Frank Massie, his map of the Charge at Beersheba and the Bednall Papers


by Michael Kelly with Karleen Reilly

"F.R. Massie prepared the map three days immediately after the charge on October 31, while we were waiting in Beersheba for reinforcements of men and horses ...  Massie died in Damascus, in September 1919, nearly a year later, but when he was dying he sent for me and gave me his folded sketch map. He died less than an hour after, but I took it that he wanted the map published."  Capt Aubrey C. L. Abbott, 12th Light Horse Regiment

Frank Raymond Massie was born in 1885 in Lilydale, Victoria to Frank and Mary Massie, the second of eight children born to the couple.


In 1907 he married Jean Rebecca Johnstone, and a son, Frank Henry Massie, was born the following year. When the First World War began, Massie was a station manager on a property known as “Ytham”, at Illabo, New South Wales.


He enlisted for service with the Light Horse Reserve at Holsworthy Camp in November 1914. When the 12th Light Horse Regiment was formed in March 1915, Massie was transferred to the unit and promoted from trooper to squadron quartermaster sergeant.


After several months of training, he embarked with his regiment from Sydney on the 13th of June aboard the transport ship Suevic. The 12th Light Horse remained in Egypt, training and patrolling in the Suez Canal Zone, until August.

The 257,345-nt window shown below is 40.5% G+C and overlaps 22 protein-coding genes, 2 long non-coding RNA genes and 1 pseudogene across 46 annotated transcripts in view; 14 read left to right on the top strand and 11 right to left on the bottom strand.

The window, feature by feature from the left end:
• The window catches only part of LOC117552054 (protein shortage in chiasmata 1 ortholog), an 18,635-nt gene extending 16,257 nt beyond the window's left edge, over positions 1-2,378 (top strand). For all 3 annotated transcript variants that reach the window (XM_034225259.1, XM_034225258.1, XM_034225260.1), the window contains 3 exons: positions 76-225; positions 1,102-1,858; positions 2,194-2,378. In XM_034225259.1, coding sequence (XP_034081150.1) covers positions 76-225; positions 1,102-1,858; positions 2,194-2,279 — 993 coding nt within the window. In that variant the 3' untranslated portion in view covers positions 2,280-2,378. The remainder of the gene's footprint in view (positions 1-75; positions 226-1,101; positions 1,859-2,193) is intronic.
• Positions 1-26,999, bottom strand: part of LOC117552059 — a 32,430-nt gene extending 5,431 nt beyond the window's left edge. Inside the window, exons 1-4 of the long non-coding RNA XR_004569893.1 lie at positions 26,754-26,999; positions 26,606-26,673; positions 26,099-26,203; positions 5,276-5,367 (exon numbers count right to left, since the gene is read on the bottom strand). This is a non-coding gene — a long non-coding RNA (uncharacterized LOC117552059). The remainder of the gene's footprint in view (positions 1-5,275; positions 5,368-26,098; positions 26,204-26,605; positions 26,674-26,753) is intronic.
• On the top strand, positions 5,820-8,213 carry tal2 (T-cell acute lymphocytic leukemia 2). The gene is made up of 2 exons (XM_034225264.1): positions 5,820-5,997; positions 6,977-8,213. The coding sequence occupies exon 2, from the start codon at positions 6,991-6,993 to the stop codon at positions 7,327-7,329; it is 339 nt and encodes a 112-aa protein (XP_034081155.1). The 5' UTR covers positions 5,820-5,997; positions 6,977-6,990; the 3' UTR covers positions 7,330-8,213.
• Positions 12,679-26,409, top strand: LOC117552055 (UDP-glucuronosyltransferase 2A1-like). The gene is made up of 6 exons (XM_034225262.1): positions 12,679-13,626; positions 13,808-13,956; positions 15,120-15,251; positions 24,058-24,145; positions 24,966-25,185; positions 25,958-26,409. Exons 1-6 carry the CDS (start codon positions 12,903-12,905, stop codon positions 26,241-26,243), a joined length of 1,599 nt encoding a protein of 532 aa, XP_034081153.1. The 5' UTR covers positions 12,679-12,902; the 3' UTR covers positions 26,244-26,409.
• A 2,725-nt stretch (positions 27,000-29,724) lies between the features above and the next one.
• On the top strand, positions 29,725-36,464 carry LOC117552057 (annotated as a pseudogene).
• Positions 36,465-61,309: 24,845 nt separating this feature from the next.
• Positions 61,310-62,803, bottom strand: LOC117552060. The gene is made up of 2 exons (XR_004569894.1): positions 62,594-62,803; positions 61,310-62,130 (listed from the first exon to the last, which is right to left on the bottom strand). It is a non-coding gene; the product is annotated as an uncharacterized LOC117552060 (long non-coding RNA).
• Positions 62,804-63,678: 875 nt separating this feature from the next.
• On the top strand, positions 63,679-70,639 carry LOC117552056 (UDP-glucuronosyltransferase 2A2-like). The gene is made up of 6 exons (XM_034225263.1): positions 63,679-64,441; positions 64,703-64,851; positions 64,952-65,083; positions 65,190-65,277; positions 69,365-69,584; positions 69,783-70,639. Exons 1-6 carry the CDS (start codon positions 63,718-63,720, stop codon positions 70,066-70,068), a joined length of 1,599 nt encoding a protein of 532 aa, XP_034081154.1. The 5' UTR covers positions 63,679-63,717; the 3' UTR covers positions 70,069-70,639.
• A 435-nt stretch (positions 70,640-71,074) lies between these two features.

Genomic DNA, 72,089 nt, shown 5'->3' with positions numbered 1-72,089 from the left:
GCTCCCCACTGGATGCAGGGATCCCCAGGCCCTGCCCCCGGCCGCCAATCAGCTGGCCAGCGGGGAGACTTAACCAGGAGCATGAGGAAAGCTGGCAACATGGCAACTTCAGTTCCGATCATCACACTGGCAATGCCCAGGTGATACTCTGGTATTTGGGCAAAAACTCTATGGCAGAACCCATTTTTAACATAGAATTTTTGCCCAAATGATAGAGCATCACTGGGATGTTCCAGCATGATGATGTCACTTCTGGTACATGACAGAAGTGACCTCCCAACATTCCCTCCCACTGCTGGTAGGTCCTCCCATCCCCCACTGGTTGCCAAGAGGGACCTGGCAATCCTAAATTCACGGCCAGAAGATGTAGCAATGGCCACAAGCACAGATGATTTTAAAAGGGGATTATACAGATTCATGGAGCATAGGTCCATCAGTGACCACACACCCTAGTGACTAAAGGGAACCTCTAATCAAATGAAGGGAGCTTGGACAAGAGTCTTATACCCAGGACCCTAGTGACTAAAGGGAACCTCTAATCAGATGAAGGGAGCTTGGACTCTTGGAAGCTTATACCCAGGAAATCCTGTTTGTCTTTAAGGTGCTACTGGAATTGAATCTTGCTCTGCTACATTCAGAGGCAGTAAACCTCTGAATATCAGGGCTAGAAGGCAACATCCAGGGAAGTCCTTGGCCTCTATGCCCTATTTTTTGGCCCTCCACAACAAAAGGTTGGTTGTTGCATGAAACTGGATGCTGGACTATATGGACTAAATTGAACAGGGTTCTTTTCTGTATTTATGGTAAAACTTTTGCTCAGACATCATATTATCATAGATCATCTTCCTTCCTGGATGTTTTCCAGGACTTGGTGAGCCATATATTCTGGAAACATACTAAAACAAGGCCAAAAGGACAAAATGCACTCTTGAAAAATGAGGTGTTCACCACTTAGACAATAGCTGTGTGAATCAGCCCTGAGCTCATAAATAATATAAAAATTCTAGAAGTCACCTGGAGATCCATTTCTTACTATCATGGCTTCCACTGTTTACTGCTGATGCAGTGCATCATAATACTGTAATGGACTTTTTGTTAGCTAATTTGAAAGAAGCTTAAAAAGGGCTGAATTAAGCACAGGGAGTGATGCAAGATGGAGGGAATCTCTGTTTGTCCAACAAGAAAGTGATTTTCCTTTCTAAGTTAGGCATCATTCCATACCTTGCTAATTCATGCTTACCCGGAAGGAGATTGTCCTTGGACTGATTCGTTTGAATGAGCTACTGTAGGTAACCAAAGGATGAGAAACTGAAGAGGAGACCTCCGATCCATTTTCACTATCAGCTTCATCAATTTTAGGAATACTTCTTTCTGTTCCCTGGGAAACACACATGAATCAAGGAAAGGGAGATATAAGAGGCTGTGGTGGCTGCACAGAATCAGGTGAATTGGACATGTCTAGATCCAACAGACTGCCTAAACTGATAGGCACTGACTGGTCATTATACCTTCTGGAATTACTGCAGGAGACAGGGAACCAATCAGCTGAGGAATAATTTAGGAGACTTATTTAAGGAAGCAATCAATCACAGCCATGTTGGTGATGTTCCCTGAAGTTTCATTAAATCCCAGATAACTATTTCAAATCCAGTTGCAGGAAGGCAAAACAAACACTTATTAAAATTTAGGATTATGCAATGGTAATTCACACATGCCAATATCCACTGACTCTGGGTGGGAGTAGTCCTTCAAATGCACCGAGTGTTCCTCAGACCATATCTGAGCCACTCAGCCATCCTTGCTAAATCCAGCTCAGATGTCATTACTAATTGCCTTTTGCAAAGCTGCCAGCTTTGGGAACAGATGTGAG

After the Australians on Gallipoli suffered heavy casualties during the August offensive, the 4th Light Horse Brigade, including the 12th Light Horse Regiment, were sent to Gallipoli as reinforcements.


Unbeknownst to the men, the 4th Light Horse Brigade was to be broken up and distributed to the other light horse brigades. As a result, Massie and his squadron were transferred to the 7th Light Horse Regiment. He and his comrades were involved in defensive duties for the remainder of the campaign.


After the end of the Gallipoli campaign, the Australians returned to Egypt and the 12th Light Horse Regiment was brought back together at Heliopolis in February. Though the Sinai–Palestine campaign began in April, the regiment was mainly involved in flank protection and security duties.


On the 1st of January 1917 Massie was commissioned with the rank of second lieutenant and was sent to a school of instruction at Zeitoun. He was promoted to lieutenant in early April and returned to his regiment later in the month to take up duties as the adjutant before attending an instructional course and a topographical course.


While he was away from the field, on the 8th of March, his brother, Lieutenant Hugh Massie, died in France as a prisoner of the Germans.


After Massie returned to his regiment, the Egyptian Expeditionary Force once again went on the offensive and, in an attempt to outflank Gaza, an attack was launched on Beersheba on the 31st of October. Late in the day, with the situation deteriorating, the 4th Light Horse Regiment and 12th Light Horse Regiment, including Massie, attacked Beersheba at the gallop and captured the town.